An unpublished opinion of the North Carolina Court of Appeals does not constitute controlling legal authority. Citation is disfavored, but may be permitted in accordance with the provisions of Rule 30(e)(3) of the North Carolina Rules of Appellate Proced ure.

NO. COA05-967

NORTH CAROLINA COURT OF APPEALS

Filed: 18 April 2006

LOUIS S. DEVONE, SHIRLEY DEVONE
CURRINGTON and LOUIS S. DEVONE,
Executor of the Estate of MRS.
IRENE D. BELL DEVONE, 02-E-1211,
            Plaintiffs,

     v .                              Durham County
                                     No. 04 CVS 00342
JAMES MILTON DEVONE SR.,
            Defendant.

    Appeal by defendant from judgment entered 16 March 2005 by Judge John W. Smith in Durham County Superior Court. Heard in the Court of Appeals 23 February 2006.

    William A. Marsh III for plaintiff appellees.

    James Milton Devone, Sr., pro se, defendant appellant.

    McCULLOUGH, Judge.

    Defendant appeals from a default judgment entered against him. We affirm.

Facts
    The parties are the children of the late Irene D. Bell. On 28 January 2004, plaintiffs filed a complaint in Durham County Superior Court alleging that defendant had used a purported power of attorney to improperly deed to himself real property belonging to Mrs. Bell. Plaintiffs sought to have the deed revoked so as to permit the property to be distributed in accordance with a specific bequest contained in Mrs. Bell's will. Plaintiffs' complaintalleged that the power of attorney at issue was executed by Mrs. Bell in June 1974, but was subsequently lost. This power of attorney thereafter was recorded on an affidavit executed in November 1995, but subsequently was revoked. According to plaintiffs, the 7 December 1995 deed that defendant used to convey Ms. Bell's real property to himself was invalid because the power of attorney under which he had executed the deed had been revoked.     Defendant, acting pro se, filed a motion to dismiss plaintiffs' suit on 18 March 2004. By an order entered 15 July 2004, the superior court denied defendant's motion to dismiss. Notwithstanding the denial of his motion to dismiss, defendant failed to proceed with his defense by filing an answer to plaintiffs' complaint. Accordingly, on 17 February 2005, seven months after the denial of defendant's motion to dismiss, plaintiffs filed a motion for entry of default against defendant. On the same date, the presiding superior court judge entered default against defendant.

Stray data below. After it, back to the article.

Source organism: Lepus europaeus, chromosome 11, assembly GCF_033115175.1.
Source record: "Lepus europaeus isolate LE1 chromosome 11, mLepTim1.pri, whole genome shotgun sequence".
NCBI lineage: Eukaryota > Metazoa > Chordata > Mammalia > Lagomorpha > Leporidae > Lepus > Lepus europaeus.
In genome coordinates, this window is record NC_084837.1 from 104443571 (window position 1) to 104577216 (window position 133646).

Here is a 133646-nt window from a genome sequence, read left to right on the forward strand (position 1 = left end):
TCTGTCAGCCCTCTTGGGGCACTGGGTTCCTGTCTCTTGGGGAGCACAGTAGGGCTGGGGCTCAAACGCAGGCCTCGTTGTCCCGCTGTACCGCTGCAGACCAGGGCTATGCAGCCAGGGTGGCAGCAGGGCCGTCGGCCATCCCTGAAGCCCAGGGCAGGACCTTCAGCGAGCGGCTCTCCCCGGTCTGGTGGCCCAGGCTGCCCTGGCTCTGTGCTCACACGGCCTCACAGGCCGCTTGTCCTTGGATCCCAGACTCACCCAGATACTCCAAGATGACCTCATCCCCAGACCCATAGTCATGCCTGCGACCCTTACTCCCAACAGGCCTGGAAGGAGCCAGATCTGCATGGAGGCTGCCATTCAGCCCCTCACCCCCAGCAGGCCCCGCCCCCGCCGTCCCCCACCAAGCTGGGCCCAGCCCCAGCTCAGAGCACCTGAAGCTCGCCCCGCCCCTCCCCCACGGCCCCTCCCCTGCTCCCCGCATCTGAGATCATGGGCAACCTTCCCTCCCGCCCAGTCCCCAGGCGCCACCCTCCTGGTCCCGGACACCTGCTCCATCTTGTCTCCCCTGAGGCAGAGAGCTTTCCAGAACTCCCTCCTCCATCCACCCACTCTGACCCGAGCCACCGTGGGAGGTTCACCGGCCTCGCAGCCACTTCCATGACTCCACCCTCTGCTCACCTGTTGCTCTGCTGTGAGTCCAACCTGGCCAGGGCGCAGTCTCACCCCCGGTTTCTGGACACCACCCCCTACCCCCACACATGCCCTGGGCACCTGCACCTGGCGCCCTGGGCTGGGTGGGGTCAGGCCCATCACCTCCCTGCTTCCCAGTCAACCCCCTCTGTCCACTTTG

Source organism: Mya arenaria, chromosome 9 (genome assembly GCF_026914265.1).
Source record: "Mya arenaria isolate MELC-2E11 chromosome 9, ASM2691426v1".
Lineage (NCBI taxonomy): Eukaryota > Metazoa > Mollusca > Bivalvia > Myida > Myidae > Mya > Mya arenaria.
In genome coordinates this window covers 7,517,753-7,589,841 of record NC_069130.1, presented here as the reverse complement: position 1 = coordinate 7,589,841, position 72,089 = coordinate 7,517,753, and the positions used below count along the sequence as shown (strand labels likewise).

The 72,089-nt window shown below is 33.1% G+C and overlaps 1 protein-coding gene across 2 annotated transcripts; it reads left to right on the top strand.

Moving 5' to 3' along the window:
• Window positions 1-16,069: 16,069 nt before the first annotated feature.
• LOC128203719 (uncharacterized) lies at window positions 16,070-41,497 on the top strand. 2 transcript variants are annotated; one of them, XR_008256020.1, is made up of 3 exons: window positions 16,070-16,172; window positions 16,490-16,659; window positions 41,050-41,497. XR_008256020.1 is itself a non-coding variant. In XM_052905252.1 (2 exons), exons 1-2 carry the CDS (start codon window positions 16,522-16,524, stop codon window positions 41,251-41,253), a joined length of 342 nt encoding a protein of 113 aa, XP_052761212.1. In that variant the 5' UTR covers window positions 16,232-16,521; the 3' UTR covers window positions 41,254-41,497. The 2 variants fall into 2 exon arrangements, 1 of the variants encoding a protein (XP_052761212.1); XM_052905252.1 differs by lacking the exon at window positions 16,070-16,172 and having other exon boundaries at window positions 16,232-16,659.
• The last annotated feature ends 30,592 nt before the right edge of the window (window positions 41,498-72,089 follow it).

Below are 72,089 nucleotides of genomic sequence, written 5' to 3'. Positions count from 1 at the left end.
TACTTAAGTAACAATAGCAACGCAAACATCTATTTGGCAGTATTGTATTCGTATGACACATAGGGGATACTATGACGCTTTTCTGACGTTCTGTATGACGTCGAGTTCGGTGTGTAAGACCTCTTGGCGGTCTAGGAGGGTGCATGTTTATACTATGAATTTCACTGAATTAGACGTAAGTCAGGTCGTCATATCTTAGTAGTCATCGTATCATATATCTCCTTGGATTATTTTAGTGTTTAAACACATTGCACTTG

On 21 February 2005, plaintiffs filed a motion for judgment on the pleadings and served defendant with a copy of this motion. Defendant filed a brief in opposition in which he expounded upon the importance of testamentary documents but failed to address the entry of default against him. Following a hearing, the superior court entered a judgment in plaintiffs' favor which rendered void the conveyance made under defendants' purported power of attorney and ordered Ms. Bell's former home to be disposed of in accordance with her will.    Defendant now appeals, contending that the trial court erred by (1) granting plaintiffs' motion for judgment on the pleadings when defendant had not been given notice of the hearing conducted to determine whether default should be entered; (2) making an entry of default against defendant before plaintiffs filed their motion for entry of default; (3) voiding the conveyance of the property to defendant in the absence of verified evidentiary facts; (4) exercising jurisdiction “after a complaint was filed presenting no verified evidentiary facts[;]” and (5) denying defendant's motion to dismiss “on the ground that there was no genuine issue of material fact as evidence that defendant did not own the property in dispute.” For the reasons that follow, we conclude that these contentions are entirely feckless.
Discussion

    1.     Defendant's Argument That He Received Insufficient Notice Prior to Entry of Default

    Rule 55(a) of the North Carolina Rules of Civil Procedure governs entry of default as follows:
        [w]hen a party against whom a judgment for affirmative relief is sought has failed to plead or is otherwise subject to default judgment as provided by these rules or by statute and that fact is made to appear by affidavit, motion of attorney for the plaintiff, or otherwise, the clerk shall enter his default.

N.C. Gen. Stat. § 1A-1, Rule 55(a). Rule 55(b) permits a party who has obtained an entry of default against another party to seek a default judgment. N.C. Gen. Stat. § 1A-1, Rule 55(b) (2005). Rule 55 does not specifically mention a requirement that notice be givento an adverse party against whom an entry of default is being sought under subsection (a), and entry of default may be obtained without serving notice upon a defendant. See Blankenship v. Town & Country Ford, Inc., 155 N.C. App. 161, 168, 574 S.E.2d 132, 136 (2002), pl.'s pet. for disc. review denied in part and dismissed in part, 357 N.C. 61, 579 S.E.2d 384-85 (2003). Rule 55 does require an adverse party to be notified of a motion for a default judgment: “If the party against whom judgment by default is sought has appeared in the action, that party . . . shall be served with written notice of the application for judgment at least three days prior to the hearing on such application.” N.C. Gen. Stat. § 1A-1, Rule 55(b)(2)(a).